February 26, 2013 at 3:56 am | Reply
  20. cheeseroll

    There's no need for any controversy. Just stop feeding the third world, which is the main driver of population growth, and it will solve a significant fraction of the problem.

    Imagine that billions and billions are pumped into artificially sustaining poverty-stricken third world communities in desert and arid areas by transporting food across vast distances and digging wells.

    Case in point: The Horn of Africa can only sustain a population of 10 million people at most, but currently there are NINETY MILLION people inhabiting it. This is all thanks to 50 years of food aid by do-gooders who weren't using their brains.

    February 26, 2013 at 4:29 am | Reply
  21. John Cooper

    Price on water? In the west we already do, but it's low. Increasing it a lot would be dangerous by itself.
    Average westerner uses 150L/water/day. Even at a cent per litre, that's $15/day. No one would pay even a tenth of that. Especially if its actually pee

    February 26, 2013 at 5:37 am | Reply
  22. JO

    And how will desalination benefit us when the salt concentrations of the ocean rise so high that fish life can't be supported?

    February 26, 2013 at 8:51 am | Reply
  23. Kathy

    We need to double think the fracking for natural gas using mass amounts of water that will be contaminated with chemicals. One more reason to halt going forth until this is resolved. They could use LP gas. However, fracking could cause contamination of ground and well water. Too many people worrying about their pocketbooks today instead of the generations of tomorrow. Talk about wasting water needlessly. We need to be expanding natural fuel powers that do not harm the environment in any way.

    February 26, 2013 at 9:18 am | Reply
  24. Jo

    Chinese tankers go regularly through the Great Lakes, up through Lake Michigan, where they've been going to near the SOURCE OF THE GREAT LAKES to pump out tankers FULL of Canadian and American water. They sell some of it back, as under the guise of 'Nestle Waters', in plastic bottles that have recently been proven to leach poisons into the 'spring' water. They are filling aquifers with OUR water. It has been exposed by REAL news affiliates. It's been going on long enough, that we notice the lake's drop in water levels every year. And still no one does or says anything, so it goes on......China is hoarding good, clean water, for our own future. Since the owners of CNN and the rest of the world want Agenda 21, aka 'Sustainable Development', aka new world order communism, they plan on making China the 'best' place to be in the near future, unless some masochist/dictator decides he's all that and a bag of chips, nukes elsewhere, incoming returned, then.....bye bye water. So stop looking for answers where all they do is provide 'allowed/censored material' propaganda that tows the 'party line'. Wake up!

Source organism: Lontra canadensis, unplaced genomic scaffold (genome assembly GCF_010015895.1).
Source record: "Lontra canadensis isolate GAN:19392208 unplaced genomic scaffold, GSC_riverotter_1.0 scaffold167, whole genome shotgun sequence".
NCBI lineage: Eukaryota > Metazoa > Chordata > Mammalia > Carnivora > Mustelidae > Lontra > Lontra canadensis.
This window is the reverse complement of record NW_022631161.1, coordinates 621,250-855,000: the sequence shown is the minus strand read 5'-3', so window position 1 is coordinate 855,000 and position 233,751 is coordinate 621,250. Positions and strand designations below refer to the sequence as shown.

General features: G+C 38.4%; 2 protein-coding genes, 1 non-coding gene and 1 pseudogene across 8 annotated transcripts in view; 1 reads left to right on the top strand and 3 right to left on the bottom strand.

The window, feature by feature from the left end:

February 26, 2013 at 9:52 am | Reply
  25. Zach

    You do realize we can turn salt water into fresh water. I would work on doing some more of that.

    February 26, 2013 at 9:53 am | Reply
    • Jo

      Agreed – but we need a quick, easy, portable way to do that for the 'average' person. I'd love to learn how you do it.

      February 26, 2013 at 10:07 am | Reply
  26. Jo

    The 'possible' plan being, with HAARP, chemtrails, working a massive earthquake, designed to open up the whole Mississippi valley from the gulf right up to, including the great lakes, eliminating all the freshwater. Time to wake up! Seriously. Start educating yourselves, turn off the tv, start finding out about the world from news sources not spitting ou, admitted by their own reporter's, propaganda feed they are REQUIRED to report. CNN news is not. Sorry CNN. TRUTH IS NOT CNN.

    February 26, 2013 at 10:05 am | Reply
  27. economicsgenious

    There is plenty of water. We have something called an ocean. We also have something called fire. You can take the ocean water and boil it and collect the steam and you now have salt free water. Just saying. An education is a horrible thing to waste. Sad to say, I am not even finished with mine yet and that was the easiest solution to think of.

    February 26, 2013 at 10:39 am | Reply
    • JH

      Scaling that process to 8 billion is not quite the same.

      February 26, 2013 at 11:33 am | Reply
  28. MikeForNewYawk

    If water is H20 and we breathe in 02 and exhale C02, while trees breathe in C02 and make 02, by cutting down trees around the world, while increasing the population and increasing pollution; we might have upset the recipe for nature to make water.

    February 26, 2013 at 12:05 pm | Reply
  29. the doctor

    may we the US could trade water for oil?

    February 26, 2013 at 12:41 pm | Reply
    • butkus12

      Where is that water coming from ????

      February 27, 2013 at 12:15 pm | Reply
  30. Rob

    Before we can begin to scale back the population we need to scale back the root cost, religion, specifically the catholic and muslim religions since they promote irresponsibly big families!

    February 26, 2013 at 1:15 pm | Reply
1 2 3 4 5

Post a comment


CNN welcomes a lively and courteous discussion as long as you follow the Rules of Conduct set forth in our Terms of Service. Comments are not pre-screened before they post. You agree that anything you post may be used, along with your name and profile picture, in accordance with our Privacy Policy and the license you have granted pursuant to our Terms of Service.